When we think of bees, we often think of honey bees. But did you know honey bees are not native to North America? There are close to 4,000 different species (kinds) of native bees in North America.
Let’s Get Started
Honey bees look and behave differently from most native bees. Go outside and see if you tell them apart.
Honey bees live in hives where they lay eggs and store food like honey and pollen. Native bumblebees live in seasonal colonies in holes in trees, walls, or underground. Most solitary native bees build their own nests in similar places to bumblebees, while some species move into the nests of other insects.
Are the bees you see in a group or flying solo? Native bees do not live in colonies like honey bees. Honey bees are known to be “social bees.” They live and work together. Except for bumblebees, most native bees are solitary creatures.
Honey bees are not picky eaters! They will visit and pollinate any blooming flower. Some native bees are also generalists, but many are specialists and only pollinate certain flowers. Look for native bees visiting their favorite native flowers.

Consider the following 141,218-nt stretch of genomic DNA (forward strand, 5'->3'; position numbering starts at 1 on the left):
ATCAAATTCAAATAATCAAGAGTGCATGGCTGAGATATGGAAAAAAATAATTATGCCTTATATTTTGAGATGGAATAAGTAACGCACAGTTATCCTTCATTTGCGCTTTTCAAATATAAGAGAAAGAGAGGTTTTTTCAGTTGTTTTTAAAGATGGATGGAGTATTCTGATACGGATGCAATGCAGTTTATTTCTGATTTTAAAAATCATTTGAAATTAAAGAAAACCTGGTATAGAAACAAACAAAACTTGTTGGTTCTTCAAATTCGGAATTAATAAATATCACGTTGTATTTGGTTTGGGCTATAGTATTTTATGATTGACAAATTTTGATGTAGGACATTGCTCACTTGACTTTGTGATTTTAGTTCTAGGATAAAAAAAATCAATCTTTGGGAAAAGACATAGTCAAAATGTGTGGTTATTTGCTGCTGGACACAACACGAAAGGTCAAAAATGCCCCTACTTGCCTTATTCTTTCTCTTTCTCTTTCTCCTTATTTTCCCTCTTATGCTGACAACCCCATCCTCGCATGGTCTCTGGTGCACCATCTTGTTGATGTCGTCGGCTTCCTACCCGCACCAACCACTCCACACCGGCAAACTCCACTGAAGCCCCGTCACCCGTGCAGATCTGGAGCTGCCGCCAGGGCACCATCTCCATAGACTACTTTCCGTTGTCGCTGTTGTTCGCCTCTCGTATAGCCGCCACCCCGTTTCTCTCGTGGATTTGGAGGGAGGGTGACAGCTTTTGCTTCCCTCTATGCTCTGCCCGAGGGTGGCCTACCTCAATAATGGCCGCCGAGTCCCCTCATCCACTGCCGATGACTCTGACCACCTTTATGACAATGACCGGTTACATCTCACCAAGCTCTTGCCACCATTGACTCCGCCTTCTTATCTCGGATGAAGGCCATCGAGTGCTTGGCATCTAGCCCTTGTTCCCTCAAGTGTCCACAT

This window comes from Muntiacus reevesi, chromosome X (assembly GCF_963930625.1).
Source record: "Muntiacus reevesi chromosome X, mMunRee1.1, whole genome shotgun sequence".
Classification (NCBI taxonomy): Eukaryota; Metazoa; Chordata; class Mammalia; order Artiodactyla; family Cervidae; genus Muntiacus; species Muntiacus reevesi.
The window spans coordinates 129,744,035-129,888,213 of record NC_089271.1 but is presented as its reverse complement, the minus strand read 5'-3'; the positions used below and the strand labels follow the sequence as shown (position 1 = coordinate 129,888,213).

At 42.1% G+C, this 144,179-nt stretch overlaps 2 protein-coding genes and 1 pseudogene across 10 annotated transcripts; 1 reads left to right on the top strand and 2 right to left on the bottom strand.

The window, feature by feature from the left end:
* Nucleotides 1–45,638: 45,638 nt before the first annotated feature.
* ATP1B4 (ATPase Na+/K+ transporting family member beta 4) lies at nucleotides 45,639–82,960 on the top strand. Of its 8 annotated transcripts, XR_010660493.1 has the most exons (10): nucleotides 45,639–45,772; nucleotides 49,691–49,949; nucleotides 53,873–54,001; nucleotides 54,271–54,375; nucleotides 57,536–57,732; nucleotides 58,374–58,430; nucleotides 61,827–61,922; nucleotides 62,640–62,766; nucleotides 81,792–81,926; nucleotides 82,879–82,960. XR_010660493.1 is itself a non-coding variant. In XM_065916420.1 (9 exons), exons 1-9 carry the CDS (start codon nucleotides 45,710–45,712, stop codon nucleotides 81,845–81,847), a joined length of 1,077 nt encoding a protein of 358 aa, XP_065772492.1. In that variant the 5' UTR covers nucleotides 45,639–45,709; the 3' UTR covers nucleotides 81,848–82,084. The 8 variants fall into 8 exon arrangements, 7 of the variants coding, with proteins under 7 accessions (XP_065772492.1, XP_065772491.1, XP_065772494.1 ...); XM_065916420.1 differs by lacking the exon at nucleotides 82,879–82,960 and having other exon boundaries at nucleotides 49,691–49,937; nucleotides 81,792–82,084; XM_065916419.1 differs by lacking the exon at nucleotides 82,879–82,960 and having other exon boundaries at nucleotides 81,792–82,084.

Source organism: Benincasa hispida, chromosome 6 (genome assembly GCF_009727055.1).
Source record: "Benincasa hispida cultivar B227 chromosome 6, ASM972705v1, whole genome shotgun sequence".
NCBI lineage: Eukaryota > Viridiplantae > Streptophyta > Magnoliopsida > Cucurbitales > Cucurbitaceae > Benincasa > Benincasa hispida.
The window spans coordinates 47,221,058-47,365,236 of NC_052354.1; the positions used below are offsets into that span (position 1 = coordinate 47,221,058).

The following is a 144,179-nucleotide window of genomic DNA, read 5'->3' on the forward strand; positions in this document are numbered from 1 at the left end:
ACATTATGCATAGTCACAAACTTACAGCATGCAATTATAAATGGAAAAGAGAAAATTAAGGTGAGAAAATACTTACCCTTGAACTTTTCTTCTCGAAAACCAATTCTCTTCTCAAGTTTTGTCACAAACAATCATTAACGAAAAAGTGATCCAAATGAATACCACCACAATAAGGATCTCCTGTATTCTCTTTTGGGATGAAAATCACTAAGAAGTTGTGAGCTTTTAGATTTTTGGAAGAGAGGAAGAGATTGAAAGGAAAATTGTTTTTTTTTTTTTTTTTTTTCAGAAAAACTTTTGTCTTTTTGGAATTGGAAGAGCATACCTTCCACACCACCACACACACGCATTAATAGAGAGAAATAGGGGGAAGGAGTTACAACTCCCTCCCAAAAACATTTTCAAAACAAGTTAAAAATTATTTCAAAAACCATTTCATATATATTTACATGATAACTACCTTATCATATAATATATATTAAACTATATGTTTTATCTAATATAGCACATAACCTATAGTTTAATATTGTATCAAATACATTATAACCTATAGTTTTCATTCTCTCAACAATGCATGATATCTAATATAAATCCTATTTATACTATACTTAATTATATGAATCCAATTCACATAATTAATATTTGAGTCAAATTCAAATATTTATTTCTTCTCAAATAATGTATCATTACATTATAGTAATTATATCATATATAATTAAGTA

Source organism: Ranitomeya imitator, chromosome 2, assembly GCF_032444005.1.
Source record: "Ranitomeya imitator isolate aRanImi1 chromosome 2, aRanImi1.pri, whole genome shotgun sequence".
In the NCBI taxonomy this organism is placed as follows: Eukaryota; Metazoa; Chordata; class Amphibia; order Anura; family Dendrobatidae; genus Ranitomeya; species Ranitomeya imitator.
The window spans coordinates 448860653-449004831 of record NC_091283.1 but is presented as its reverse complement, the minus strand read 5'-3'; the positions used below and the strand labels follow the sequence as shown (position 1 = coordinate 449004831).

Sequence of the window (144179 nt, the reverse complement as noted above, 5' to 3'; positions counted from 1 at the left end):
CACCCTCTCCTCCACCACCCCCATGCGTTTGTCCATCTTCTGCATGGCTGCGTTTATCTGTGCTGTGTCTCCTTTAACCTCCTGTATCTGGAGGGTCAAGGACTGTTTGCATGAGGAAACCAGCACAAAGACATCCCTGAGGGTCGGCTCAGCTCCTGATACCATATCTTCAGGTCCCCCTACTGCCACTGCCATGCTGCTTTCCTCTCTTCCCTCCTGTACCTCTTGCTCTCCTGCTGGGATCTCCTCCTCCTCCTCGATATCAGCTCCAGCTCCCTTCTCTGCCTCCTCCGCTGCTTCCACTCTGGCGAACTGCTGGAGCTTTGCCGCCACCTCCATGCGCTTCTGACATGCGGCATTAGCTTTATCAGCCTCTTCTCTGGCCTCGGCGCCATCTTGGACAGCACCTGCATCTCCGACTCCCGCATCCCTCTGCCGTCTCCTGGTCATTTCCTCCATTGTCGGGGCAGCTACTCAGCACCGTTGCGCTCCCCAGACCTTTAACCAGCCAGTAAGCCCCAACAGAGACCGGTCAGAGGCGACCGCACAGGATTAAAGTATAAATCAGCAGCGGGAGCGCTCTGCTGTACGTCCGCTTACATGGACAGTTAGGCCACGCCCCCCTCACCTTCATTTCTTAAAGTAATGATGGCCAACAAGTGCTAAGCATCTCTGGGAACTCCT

When you picture a bee, you probably imagine them being yellow with black or brown stripes. Honey bees are about 15 millimeters long and have oval-shaped bodies; and they are mostly yellow with brown stripes. Native bees come in a wide variety of bright and dark colors, and sizes ranging from 1 inch long (queen bumblebees and carpenter bees), to only 2 millimeters long (fairy bees)! Try to identify the bees you find.
Wait quietly and listen for the buzzing of bees. Follow the sound to observe the bee.
Safety Note: Always observe wildlife from a safe distance. Never disturb animal habitats or remove animals from their habitat. And if you or anyone in your family is allergic to bees, skip creating a habitat to attract them.
Document Your Discoveries
- Draw or describe the differences between honey bees and native bees in your Nature Notebook.
- What kinds of bees are native to your area?
- Show us your bee drawings and photos on social media by using the hashtag #GreenHour.
Join this year’s Great American Campout—right in your yard or another nearby place!